Using Network Attached Storage to Store Data Centrally
Network attached storage or NAS is a network device that contains one or more hard disks, which is connected to network in order for you to upload, store and access music, videos, images, documents and other important data from other computers.
This NAS is also called personal cloud storage nowadays. Unlike public cloud storage such as Google Drive or Dropbox where you need to subscribe for data storage and your data is stored on 3rd party's storage, the NAS is your private storage that you have full control on how it's connected, how it's managed, who can access to it and so on.
Simply put this is dedicated network storage that is used to store data as opposed to traditional method of storing data on the hard disk installed on computers. Traditionally, you would face slow computer or program performance issue when you computer’s hard disk space is almost occupied with data, but you can forget about it if you store all data on the NAS. This network device is suitable to be used as centralized storage and conveniently accessed by family members or friends.
Before you use the NAS, read the product manual and follow the instruction to install the hard disks if need to, after that you are ready to connect it to home network.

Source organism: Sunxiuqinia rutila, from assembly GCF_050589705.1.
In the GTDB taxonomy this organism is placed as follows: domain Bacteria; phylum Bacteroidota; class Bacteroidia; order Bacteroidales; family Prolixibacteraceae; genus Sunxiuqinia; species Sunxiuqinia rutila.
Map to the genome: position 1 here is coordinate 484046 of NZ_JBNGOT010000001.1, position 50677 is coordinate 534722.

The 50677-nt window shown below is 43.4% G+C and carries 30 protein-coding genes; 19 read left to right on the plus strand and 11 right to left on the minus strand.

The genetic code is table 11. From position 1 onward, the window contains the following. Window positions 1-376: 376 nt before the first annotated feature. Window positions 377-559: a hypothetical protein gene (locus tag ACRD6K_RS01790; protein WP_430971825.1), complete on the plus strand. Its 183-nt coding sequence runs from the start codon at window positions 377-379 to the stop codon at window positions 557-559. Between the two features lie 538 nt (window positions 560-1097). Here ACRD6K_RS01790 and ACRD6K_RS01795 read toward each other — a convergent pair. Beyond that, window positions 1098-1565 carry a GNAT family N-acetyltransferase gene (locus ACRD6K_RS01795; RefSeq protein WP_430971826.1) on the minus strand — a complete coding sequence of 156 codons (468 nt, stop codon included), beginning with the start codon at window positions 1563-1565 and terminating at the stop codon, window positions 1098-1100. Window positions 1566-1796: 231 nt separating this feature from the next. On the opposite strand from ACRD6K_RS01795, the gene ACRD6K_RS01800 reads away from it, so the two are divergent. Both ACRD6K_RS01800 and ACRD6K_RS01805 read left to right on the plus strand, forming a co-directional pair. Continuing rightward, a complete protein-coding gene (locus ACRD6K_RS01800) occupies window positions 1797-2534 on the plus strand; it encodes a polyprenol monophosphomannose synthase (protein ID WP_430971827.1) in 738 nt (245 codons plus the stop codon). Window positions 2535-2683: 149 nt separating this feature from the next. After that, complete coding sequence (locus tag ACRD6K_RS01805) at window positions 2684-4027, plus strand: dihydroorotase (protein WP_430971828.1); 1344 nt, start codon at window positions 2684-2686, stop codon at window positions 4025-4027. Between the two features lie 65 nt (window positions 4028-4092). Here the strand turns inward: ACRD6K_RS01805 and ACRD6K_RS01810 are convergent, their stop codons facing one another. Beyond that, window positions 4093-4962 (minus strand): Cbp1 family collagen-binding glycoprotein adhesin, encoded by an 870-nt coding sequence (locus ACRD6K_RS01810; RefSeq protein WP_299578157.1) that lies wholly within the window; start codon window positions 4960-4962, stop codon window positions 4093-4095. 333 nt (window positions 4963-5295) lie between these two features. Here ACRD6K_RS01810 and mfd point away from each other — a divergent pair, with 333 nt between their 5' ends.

The network connecting process is pretty easy as long as you have a network at home. Just use a network cable to connect the the NAS box's Ethernet network port to router or switch port, and proceed to power on this network device. It will then be assigned an IP address from your router (need to activate DHCP feature on router) or DHCP server, after that you can start to access it from your computer by using the utility or program provided by NAS manufacturer. In addition, you should be able to access this NAS from the iOS and Android mobile devices too through the app provided by NAS manufacturer.
For the NAS that comes with only single drive (hard disk) support, usually you will be able to expand the storage capacity easily by plugging in additional hard disk to the NAS box's USB port.
Before purchasing, you might consider following features in order to get the one suitable for you:
- How many hard disks are supported?
- Does it support RAID1, JBOD or other redundancy configurations?
- Does it support 10/100/1000 Mbps Ethernet connection?
- Any USB ports provided on product?
- Does it support user disk quotas control?
- Can we configure read or read/write access for users?
If you are interested, take a look on these network attached storages to explore further!
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